Lori Trawinski joined the AARP Public Policy Institute (PPI) in 2010 and is responsible for research and analyses of policy issues relating to mortgage lending, foreclosures, reverse mortgages, housing finance reform, consumer debt, financial services, and banking. She is also AARP’s thought leader on age diversity in the workforce. Dr. Trawinski helps lead and manage PPI’s Financial Security Team. She was also the project director of the Future of Work@50+, a multiyear PPI project examining issues related to employment challenges faced by older Americans. She frequently speaks to the press about financial management, foreclosures, reverse mortgages, and consumer debt issues.
Dr. Trawinski began her career as an economist at the U.S. Department of Commerce, Bureau of Economic Analysis, where she worked on estimation and analyses of international securities transactions in the balance of payments accounts. A bond market expert, Dr. Trawinski was vice president, director of research at The Bond Market Association and was director of debt market research at Freddie Mac. She has also worked as a consultant on securities-related issues and taught macroeconomics at Northern Virginia Community College. In her spare time, Dr. Trawinski occasionally performs as a professional stand-up comedian.
Dr. Trawinski holds a PhD in economics and finance, an MA in international economics, and a BA in financial management from The Catholic University of America in Washington, DC. In addition, Dr. Trawinski holds an executive certificate in financial planning from Georgetown University and is a CERTIFIED FINANCIAL PLANNER™ professional. She is currently enrolled in the diversity and inclusion certificate program at the ILR School of Cornell University.
In Her Words
“Historically, people would pay off their mortgage in 20 to 30 years and have a mortgage-burning party.” These days, however, Trawinski said, “We see that people are carrying mortgage debt at older ages, and it’s both the percentage of families carrying the debt and the amount of debt that has increased.” Marino, V., “Mortgages for Seniors? Available, but Exacting.” The New York Times, June 2, 2017.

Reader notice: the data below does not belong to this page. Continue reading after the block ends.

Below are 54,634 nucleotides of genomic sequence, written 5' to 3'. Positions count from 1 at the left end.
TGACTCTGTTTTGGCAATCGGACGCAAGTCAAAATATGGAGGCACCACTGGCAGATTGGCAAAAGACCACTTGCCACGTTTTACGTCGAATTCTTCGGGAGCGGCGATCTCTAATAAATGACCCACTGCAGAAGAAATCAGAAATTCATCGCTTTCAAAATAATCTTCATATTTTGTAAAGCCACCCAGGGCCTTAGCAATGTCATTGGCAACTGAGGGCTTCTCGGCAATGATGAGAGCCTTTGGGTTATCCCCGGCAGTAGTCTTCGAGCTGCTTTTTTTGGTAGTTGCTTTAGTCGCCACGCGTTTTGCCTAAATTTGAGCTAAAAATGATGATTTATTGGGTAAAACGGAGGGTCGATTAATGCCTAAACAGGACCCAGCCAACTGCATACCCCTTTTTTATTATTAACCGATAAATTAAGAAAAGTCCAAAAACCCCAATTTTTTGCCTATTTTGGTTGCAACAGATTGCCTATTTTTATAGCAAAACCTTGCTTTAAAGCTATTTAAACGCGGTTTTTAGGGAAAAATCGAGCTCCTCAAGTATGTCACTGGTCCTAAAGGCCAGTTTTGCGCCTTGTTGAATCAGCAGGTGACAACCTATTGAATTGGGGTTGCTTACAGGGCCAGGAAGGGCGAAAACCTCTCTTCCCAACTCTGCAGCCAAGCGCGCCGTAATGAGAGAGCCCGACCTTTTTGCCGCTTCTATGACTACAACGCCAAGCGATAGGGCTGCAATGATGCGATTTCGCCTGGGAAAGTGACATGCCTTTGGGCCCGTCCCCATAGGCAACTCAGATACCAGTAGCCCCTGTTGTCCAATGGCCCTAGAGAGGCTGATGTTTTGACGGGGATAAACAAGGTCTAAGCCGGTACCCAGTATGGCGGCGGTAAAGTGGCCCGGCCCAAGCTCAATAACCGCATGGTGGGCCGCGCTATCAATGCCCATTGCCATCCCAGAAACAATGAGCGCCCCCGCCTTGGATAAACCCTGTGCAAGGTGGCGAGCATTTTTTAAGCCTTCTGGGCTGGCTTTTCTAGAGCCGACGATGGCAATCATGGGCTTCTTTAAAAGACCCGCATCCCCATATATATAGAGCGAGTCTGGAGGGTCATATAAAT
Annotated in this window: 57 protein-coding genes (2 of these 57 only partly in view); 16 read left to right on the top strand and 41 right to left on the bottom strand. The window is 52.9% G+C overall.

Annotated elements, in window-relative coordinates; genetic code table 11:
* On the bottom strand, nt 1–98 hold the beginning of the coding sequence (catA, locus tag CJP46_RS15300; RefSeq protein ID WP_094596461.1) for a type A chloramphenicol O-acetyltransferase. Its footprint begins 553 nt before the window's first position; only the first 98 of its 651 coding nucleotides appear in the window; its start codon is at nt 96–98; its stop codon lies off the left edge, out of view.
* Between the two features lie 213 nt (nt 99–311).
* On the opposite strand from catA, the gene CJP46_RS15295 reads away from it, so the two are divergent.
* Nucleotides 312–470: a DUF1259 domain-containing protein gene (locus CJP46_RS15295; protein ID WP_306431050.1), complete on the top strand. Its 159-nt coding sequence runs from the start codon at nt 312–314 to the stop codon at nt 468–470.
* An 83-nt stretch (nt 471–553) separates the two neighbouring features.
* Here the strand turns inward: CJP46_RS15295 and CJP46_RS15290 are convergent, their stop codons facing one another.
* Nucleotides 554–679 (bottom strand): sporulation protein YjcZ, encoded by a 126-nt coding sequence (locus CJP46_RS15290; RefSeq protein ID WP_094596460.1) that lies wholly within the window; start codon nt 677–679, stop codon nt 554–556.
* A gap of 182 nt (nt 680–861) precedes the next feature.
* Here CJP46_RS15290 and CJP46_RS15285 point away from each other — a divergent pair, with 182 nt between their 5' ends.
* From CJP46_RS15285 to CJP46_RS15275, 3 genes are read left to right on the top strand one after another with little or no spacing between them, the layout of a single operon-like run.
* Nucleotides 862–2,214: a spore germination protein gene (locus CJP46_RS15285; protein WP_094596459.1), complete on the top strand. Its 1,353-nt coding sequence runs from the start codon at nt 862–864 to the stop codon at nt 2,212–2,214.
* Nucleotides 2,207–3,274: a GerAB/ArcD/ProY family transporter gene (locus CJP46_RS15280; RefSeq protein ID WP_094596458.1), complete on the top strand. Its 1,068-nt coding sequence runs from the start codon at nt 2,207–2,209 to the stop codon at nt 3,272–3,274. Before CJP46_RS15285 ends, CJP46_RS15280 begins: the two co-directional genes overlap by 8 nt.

“The biggest takeaway,” says co-author Lori Trawinski, “is that the reemployed were more likely to have searched more aggressively and more immediately after losing a previous job. Networking was key. Among the most effective action people had taken to get a job was to contact employers directly and use personal contacts.” Harris, R., “For Older Workers, Good Jobs Still Elusive,” The Boston Globe, March 30, 2015.
“Over the past two decades, a steadily growing number of homeowners have been carrying mortgage debt well into their retirement years, according to a recent study by AARP. And among those age 50 and older, 6% of mortgage loans were seriously delinquent in 2011, up from 1.1% in 2007, AARP found. ‘I don’t think people are making a conscious decision to carry debt,’ says Lori Trawinski, of the AARP Public Policy Institute and author of the study. ‘People have no choice, because they have other obligations they need to take care of.’ Many older people have relied on home equity to cover health care, home repairs, and other big-ticket items.” Laise, E., “Downsize Your Debt before You Retire,” Kiplinger’s Retirement Report, February 2013.
“‘Education debt is contributing to the huge increase in overall financial debt in this country, which is likely delaying the ability of people to retire,’ said Lori A. Trawinski, of the AARP Public Policy Institute.” Winerip, M., “Hold the Gold Watch. Kid in College,” New York Times, February 1, 2013.
“About 57,600 borrowers, or 9.8%, defaulted because of taxes and insurance in mid-2012, up from 8.1% in mid-2011, according to HUD. A borrower goes into default when he does not pay property taxes and insurance—a requirement of the loan. AARP’s Trawinski says such costs can be a hardship for homeowners particularly in states, such as New York, that have hefty property taxes, or in coastal states, such as Florida, with expensive insurance costs because of hurricane and flooding risks. … ‘A senior could be denied a reverse mortgage if the financial assessment finds that the senior cannot pay insurance and taxes and have enough cash left to live on. Seniors who are strapped for cash may be cut out of the reverse mortgage market,’ says Trawinski.” Sheedy, R.L., “Tighter Rules on Reverse Mortgages,” Kiplinger’s Retirement Report, November 2013.
- Trawinski, L., “Disrupting Aging in the Workplace: Profiles in Intergenerational Diversity Leadership,” AARP, October 2016.
- Koenig, G., Trawinski, L. and Sara Rix, “The Long Road Back: Struggling to Find Work after Unemployment,” AARP Public Policy Institute, March 2015.
- Trawinski, L., “Assets and Debt across Generations: The Middle Class Balance Sheet 1989–2010,” AARP Public Policy Institute, January 2013.
- Trawinski, L., “Nightmare on Main Street: Older Americans and the Mortgage Market Crisis,” AARP Public Policy Institute, July 2012.
- Trawinski, L., Congressional Hearing Testimony, “Oversight of the FHA Reverse Mortgage Program for Seniors,” May 9, 2012.
- Trawinski, L., Senate Hearing Testimony, “Long Term Sustainability for Reverse Mortgages: HECM’s Impact on the Mutual Mortgage Insurance Fund,” June 18, 2013.
Board of Directors, Department of Commerce Federal Credit Union (January 2014-April 2017)
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